Use this URL to cite or link to this record in EThOS: http://ethos.bl.uk/OrderDetails.do?uin=uk.bl.ethos.606475
Title: Financing the faith : Scottish Catholicism 1772-c.1890
Author: Tierney, Darren
ISNI:       0000 0004 5361 6239
Awarding Body: University of Aberdeen
Current Institution: University of Aberdeen
Date of Award: 2014
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Abstract:
This thesis considers the financial development of the Catholic Church in Scotland between 1772 and circa 1890. In 1772, the Church was heavily reliant on external, normally insufficient sources of income. The dangers of this over-reliance became clear when the progress of the French Revolution destroyed the Church's foreign financial bases and saw the loss of its continental colleges. Consequently, and for the first time, the Church turned to the Catholic laity for financial support. This represented a significant cultural shift for a community which was unaccustomed to providing such support. But recognising the Church's financial needs, the laity responded generously to this appeal and in many places raised additional funds to support their priests. Very quickly this financial necessity was subsumed into a larger narrative of religious duty and idealism, so that to financially support the Church was now also crucial to an individual's spiritual and temporal well-being. By the early decades of the nineteenth century, financial voluntarism was well embedded in the Catholic community and ordinary Catholics had assumed responsibility for financing many of the Church's activities. As the century progressed, and as the Church responded to new pressures caused by famine migration, the bishops began to exert greater control over the Church's financial life. The rise of ultramontanism within the Church, with its focus on the parish church, ensured that the local church also became the locus for many of these new fundraising efforts. A sign of the Church's increasing maturation came in 1878 when Rome restored the episcopal hierarchy, which had a number of financial implications as the bishops sought to come to terms with ordinary ecclesiastical government - something that had been lacking for nearly three centuries. By c. 1890, most of the difficulties of these years had been resolved and the Church had put in place financial infrastructures that, in many ways, remain in place even today.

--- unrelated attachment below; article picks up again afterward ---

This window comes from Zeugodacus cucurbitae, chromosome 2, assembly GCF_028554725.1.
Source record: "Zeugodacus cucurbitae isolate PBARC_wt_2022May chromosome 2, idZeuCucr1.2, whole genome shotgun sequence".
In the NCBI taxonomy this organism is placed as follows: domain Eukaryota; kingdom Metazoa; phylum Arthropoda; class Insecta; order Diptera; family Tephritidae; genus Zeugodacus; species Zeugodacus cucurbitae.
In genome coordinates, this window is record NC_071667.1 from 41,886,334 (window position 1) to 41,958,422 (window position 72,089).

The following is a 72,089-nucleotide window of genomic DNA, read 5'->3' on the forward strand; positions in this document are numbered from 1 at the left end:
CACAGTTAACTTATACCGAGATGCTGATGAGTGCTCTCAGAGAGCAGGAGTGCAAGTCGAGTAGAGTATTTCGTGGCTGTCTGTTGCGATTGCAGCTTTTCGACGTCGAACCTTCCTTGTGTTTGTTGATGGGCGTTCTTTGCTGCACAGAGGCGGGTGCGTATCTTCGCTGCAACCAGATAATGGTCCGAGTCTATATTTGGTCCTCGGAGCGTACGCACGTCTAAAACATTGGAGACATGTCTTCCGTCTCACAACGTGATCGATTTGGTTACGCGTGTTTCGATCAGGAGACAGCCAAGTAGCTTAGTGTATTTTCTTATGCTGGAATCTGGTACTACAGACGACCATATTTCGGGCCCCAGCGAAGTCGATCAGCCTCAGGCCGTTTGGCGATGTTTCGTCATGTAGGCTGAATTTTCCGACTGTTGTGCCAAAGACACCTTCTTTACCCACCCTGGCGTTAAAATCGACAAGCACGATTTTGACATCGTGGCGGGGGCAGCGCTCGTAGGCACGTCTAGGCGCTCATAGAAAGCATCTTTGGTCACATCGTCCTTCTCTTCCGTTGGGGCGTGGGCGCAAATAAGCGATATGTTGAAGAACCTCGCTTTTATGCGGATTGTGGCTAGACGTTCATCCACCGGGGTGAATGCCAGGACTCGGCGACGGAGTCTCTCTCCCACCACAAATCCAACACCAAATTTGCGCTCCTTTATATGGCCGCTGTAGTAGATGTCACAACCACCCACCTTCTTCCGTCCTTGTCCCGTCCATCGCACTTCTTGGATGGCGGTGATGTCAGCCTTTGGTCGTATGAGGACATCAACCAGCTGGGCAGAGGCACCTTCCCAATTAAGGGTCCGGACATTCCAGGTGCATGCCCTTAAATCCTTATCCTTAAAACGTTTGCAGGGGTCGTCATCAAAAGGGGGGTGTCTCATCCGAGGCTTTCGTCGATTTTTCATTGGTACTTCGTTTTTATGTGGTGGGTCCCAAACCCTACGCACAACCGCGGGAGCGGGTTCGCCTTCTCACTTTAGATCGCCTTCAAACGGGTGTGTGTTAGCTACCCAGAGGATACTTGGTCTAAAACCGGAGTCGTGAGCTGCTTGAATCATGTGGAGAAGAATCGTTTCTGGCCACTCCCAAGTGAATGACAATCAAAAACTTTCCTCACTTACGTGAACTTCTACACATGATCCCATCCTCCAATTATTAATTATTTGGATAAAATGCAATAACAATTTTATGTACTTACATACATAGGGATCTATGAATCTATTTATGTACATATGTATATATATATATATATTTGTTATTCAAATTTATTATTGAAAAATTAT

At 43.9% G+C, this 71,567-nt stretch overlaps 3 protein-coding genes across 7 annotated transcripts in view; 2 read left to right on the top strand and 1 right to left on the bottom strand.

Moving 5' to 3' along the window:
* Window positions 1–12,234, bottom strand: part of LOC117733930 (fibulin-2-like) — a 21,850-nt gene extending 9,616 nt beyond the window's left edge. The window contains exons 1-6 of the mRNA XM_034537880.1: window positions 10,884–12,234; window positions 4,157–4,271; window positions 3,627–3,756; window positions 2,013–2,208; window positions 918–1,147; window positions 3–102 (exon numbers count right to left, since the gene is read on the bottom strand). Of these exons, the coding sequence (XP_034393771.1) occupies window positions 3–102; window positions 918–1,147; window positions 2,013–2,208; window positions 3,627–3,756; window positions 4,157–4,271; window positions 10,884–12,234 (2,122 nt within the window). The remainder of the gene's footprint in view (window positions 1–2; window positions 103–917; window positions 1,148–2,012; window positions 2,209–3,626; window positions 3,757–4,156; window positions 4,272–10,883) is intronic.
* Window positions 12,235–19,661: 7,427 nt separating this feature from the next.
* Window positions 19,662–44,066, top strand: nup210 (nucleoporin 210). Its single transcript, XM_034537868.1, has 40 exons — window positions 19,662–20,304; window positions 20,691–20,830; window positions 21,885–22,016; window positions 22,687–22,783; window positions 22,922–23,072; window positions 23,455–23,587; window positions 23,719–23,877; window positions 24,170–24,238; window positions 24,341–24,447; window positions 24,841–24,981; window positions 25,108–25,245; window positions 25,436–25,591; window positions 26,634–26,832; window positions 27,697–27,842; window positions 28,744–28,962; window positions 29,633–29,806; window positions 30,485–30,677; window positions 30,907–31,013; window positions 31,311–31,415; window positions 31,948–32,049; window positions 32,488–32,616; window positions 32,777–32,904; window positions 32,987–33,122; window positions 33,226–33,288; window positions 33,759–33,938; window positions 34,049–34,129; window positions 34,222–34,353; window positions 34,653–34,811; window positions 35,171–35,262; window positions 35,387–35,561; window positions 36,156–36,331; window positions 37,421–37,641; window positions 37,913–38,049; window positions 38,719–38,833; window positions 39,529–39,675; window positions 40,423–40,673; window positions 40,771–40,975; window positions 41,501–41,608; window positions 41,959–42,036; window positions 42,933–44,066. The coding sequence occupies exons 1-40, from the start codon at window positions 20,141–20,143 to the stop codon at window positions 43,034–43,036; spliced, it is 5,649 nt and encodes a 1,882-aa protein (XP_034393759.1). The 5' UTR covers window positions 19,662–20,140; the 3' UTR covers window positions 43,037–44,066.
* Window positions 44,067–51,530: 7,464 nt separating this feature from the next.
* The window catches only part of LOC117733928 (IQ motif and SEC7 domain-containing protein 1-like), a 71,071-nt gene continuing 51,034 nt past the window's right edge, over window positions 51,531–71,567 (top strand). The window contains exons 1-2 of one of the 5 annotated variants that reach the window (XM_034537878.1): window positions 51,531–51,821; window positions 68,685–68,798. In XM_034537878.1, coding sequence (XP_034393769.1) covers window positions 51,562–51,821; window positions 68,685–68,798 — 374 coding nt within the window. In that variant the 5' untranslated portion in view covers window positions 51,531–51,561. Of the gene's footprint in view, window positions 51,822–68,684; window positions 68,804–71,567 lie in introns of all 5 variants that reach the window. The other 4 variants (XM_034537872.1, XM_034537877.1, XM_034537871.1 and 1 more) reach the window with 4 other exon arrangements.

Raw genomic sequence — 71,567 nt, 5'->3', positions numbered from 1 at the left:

Supervisor: Not available Sponsor: University of the Highlands and Islands
Qualification Name: Thesis (Ph.D.) Qualification Level: Doctoral
EThOS ID: uk.bl.ethos.606475  DOI: Not available
Keywords: Catholic Church
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